25 September 2016 | NorManWithThePlan74
The true story of one of the greatest saboteur-actions of WWII is made with great attention to detail, but sadly with less attention to it's script and characters. The plot, which if had been handled correctly, could have been nerve-racking. However, the suspense, or rather, lack thereof makes this mini-series a rather tedious affair. The dialogue suffers from the same condition as the vast majority of Norwegian cinema and television; it's pompous, stiff and unnatural. The same can be said about the acting, where almost every character with a speaking part behaves as if they were on stage in a theater - the worst examples are Stein Winge and Frank Kjosås who are a downright painful to watch. The Heisenberg character is the only one really interesting one, but the show fails to really dig into him. A shame, really, because he had enormous dramatic potential. The other characters are pretty much one-dimensional and fails miserably to gain much, if any sympathy. The by far most useless character on the show is Julie Smith, a caricature of a Briton which seemingly only purpose to the plot is a dull romantic interest and pulling off political correct lines about the horrors of war, which seems out of place in a 1940' setting. A note about cinematography: There are a few shots which are pretty impressing, namely the ones in the skiing-scenes. Other than that, many shots are almost burned out, the London-scenes in particular. At the same time it's shot in digital HD, which in a period-piece makes the show look fake and constructed.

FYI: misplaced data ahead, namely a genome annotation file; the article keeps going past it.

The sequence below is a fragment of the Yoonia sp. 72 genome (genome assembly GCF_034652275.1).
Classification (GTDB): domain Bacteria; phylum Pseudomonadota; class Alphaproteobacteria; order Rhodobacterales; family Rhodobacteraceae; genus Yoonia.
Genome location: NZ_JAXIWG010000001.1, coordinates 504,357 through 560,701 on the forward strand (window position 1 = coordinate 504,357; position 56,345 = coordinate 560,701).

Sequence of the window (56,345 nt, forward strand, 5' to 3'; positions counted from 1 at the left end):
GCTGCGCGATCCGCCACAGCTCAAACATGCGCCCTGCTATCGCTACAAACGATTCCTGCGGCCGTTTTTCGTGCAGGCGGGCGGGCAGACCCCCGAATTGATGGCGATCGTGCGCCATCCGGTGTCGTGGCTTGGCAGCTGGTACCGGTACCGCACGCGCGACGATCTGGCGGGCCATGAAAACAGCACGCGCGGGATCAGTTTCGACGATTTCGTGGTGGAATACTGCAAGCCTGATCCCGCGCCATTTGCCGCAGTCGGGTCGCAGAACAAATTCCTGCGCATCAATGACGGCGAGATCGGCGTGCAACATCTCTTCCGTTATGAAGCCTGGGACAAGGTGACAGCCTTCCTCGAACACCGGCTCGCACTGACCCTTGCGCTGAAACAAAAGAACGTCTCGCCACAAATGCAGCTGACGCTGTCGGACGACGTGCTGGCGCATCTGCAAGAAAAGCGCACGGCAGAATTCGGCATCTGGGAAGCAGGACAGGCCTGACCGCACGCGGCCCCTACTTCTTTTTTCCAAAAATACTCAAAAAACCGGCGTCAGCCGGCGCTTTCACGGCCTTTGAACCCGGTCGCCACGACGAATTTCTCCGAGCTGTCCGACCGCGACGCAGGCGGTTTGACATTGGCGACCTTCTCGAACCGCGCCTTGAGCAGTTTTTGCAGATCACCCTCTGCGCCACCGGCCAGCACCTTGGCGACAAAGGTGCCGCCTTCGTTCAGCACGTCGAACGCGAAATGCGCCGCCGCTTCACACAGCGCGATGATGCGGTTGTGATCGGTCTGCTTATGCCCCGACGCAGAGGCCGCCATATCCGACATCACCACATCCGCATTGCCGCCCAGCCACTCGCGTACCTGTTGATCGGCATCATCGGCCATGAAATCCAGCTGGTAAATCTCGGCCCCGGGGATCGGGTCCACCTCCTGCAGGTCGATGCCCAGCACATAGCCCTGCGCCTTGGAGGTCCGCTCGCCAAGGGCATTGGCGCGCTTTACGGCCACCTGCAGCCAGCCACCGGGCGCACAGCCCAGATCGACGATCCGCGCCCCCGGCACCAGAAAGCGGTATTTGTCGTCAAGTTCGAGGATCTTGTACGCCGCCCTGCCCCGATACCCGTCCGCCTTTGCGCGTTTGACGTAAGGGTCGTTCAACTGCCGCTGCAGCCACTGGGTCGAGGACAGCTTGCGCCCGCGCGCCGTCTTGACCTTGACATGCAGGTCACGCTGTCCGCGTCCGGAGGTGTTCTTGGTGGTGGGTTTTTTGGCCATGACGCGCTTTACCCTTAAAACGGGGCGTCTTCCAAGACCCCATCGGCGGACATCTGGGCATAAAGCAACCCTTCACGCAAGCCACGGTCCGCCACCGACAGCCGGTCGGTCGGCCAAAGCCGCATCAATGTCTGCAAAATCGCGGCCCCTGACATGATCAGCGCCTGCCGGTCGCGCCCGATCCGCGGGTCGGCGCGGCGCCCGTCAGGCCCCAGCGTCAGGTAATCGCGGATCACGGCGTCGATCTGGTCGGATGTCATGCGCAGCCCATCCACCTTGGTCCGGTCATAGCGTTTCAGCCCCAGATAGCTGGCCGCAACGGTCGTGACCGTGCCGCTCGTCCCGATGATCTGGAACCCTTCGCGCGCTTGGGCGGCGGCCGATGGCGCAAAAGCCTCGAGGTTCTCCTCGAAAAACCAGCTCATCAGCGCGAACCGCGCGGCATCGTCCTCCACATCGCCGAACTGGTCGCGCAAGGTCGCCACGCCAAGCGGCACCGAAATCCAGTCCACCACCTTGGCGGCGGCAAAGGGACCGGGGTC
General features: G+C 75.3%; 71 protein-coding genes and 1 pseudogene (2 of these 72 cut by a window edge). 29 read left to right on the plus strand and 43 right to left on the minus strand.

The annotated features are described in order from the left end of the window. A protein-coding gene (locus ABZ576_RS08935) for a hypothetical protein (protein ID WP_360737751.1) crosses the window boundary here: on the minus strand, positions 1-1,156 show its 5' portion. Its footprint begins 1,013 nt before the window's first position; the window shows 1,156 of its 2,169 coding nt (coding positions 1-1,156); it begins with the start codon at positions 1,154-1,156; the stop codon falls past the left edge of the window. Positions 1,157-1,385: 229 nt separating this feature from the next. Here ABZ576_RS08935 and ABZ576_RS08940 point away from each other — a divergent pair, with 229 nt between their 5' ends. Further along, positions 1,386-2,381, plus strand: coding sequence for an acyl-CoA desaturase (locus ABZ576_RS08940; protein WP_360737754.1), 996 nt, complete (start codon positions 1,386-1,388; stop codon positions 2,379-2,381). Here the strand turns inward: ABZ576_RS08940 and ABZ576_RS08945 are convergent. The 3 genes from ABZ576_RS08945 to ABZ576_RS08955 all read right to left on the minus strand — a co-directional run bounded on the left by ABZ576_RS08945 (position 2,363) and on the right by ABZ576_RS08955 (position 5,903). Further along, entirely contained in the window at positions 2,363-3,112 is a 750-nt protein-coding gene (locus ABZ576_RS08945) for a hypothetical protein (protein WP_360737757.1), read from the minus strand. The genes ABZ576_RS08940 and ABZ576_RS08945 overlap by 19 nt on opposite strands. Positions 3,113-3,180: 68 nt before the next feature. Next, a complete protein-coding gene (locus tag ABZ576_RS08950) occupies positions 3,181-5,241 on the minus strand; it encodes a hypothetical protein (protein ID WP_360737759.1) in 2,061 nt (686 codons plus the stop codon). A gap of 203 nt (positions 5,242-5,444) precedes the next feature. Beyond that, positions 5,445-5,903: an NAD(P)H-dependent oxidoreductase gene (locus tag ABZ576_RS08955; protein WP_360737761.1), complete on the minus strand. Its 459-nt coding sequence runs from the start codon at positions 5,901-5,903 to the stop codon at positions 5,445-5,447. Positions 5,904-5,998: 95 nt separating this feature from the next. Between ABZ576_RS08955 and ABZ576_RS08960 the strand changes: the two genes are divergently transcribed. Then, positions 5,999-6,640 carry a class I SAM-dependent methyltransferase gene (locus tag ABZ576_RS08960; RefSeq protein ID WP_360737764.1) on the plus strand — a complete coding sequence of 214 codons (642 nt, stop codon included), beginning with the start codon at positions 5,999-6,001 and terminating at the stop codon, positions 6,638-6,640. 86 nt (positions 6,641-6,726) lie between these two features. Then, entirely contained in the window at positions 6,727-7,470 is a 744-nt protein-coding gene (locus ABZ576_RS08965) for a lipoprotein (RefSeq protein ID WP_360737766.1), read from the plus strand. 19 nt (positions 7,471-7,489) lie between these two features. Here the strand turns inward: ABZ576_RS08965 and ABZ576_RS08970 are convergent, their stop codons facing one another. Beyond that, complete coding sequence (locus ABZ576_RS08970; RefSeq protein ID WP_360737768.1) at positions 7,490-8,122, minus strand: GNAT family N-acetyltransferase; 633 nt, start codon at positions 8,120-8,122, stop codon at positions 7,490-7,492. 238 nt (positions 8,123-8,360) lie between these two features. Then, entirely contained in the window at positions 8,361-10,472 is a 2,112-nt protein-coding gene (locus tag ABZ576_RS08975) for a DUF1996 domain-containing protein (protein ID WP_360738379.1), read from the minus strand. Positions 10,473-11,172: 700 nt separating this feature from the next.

Summarizing, this show could have been really good with a better developed script, a better cast ensemble, and a director who could paint this picture with a steadier hand.